The first of a consecutive trio of supermoons arrives Monday. The March supermoon—a full moon that nears the closest point to Earth in its oval-shaped orbit, appearing up to 14% bigger and 30% brighter than when at its farthest point—is dubbed the worm or sap moon. That's because this is the time of year that worms emerge from a thawed ground and sap begins to flow from sugar maples, per USA Today.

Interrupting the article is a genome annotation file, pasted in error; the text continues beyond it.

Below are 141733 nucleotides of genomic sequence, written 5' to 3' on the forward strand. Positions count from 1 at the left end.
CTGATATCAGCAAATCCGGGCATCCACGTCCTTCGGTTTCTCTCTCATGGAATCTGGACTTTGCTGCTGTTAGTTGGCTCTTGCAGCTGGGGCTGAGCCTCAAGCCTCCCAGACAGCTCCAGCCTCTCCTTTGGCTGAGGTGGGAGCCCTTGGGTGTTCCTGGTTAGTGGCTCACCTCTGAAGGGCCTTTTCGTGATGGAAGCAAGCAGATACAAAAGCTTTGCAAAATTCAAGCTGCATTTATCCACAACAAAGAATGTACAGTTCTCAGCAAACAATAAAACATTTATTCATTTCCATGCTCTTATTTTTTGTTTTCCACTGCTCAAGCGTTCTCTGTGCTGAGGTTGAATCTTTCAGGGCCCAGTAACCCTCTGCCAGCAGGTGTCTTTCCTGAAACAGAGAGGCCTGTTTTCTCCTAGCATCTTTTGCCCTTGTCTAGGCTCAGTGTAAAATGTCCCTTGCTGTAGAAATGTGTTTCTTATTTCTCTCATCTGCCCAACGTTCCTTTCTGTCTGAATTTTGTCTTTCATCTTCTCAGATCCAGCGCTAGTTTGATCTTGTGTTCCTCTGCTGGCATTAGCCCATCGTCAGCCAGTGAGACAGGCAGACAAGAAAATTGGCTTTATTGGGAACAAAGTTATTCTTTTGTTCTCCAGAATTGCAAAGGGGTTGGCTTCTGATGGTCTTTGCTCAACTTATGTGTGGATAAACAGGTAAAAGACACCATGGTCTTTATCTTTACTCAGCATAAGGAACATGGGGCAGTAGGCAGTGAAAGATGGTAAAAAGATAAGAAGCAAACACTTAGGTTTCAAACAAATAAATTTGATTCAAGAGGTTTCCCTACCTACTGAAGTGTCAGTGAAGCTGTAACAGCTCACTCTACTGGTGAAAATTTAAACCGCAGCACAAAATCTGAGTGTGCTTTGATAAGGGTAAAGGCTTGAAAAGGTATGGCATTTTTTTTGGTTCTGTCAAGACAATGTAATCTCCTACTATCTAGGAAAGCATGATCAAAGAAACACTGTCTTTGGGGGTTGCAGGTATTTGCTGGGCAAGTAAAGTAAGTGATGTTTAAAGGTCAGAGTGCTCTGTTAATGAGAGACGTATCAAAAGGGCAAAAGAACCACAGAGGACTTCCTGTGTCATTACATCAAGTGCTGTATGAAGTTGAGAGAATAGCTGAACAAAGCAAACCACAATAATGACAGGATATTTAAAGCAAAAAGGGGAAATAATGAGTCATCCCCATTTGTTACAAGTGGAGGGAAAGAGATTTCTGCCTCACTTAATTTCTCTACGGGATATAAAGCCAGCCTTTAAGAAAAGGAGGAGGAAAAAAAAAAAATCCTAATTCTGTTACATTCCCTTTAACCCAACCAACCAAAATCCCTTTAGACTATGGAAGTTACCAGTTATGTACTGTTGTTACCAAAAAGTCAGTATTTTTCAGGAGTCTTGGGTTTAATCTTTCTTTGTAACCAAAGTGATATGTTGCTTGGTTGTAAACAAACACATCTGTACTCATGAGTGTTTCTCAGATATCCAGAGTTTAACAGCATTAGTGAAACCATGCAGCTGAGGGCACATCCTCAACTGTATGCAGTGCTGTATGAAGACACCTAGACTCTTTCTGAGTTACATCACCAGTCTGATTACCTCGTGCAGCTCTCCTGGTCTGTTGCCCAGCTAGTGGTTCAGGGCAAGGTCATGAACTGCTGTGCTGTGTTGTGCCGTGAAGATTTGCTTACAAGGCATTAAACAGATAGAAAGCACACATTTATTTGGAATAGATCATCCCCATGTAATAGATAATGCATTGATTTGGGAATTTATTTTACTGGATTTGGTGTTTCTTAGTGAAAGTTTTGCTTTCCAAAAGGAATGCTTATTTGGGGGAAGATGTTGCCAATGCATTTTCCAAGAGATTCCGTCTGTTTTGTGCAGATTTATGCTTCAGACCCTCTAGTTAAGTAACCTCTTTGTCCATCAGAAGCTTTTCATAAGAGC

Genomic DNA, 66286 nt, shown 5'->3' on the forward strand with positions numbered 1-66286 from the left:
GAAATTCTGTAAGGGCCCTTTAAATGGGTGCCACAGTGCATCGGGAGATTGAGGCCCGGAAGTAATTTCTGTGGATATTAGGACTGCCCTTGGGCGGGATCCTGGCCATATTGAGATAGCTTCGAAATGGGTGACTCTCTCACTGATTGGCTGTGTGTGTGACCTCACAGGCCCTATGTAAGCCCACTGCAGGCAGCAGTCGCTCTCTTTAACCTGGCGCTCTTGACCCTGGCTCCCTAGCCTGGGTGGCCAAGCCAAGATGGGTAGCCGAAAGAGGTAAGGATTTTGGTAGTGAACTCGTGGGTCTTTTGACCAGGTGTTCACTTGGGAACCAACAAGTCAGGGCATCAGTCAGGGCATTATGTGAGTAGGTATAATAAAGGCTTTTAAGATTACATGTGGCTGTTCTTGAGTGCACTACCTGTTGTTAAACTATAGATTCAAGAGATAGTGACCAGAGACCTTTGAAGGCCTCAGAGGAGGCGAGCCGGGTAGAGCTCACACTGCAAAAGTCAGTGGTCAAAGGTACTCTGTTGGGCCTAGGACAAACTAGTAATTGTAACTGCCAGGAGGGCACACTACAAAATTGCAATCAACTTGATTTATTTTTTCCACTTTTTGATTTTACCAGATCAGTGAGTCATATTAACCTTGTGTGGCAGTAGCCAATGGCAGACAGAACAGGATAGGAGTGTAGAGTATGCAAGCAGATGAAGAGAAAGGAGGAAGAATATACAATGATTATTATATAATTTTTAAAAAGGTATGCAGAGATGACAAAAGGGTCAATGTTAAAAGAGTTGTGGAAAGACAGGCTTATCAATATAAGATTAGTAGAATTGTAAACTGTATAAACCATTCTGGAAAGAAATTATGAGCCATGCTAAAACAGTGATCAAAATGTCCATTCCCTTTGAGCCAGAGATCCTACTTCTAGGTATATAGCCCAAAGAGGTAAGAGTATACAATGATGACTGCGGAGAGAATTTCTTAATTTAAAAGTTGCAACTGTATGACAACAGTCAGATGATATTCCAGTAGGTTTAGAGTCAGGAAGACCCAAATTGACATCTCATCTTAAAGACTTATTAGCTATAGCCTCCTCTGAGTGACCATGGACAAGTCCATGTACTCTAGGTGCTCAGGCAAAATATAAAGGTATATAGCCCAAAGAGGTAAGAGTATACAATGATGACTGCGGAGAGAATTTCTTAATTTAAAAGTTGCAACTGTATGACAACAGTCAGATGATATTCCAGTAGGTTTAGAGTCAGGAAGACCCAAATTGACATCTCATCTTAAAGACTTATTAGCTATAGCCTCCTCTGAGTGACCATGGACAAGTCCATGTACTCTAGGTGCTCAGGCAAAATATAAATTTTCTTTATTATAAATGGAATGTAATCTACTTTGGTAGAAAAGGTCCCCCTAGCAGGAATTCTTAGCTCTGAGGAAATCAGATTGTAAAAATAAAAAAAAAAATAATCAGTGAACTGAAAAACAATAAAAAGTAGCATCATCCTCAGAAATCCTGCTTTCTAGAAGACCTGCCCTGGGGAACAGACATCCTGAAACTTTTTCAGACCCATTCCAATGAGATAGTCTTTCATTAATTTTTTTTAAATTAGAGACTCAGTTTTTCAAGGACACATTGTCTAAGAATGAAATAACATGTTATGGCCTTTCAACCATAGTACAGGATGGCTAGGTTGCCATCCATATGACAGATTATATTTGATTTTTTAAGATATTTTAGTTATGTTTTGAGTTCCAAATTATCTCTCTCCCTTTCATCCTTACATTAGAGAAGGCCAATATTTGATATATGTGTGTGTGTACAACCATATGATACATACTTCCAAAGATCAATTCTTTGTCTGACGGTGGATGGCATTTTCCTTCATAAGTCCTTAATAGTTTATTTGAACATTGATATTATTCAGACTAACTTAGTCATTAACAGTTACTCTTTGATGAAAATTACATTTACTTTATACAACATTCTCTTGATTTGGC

The last full moon of winter will reach peak fullness at 1:48pm EDT, meaning pre-dawn and after sunset will be the best viewing times, per PennLive. At roughly 222,081 miles from Earth, it will be the second-closest full moon of the year, and the closest of three to occur in succession. The next supermoon (221,851 miles) will peak on April 8, and a third (224,429 miles) on May 7.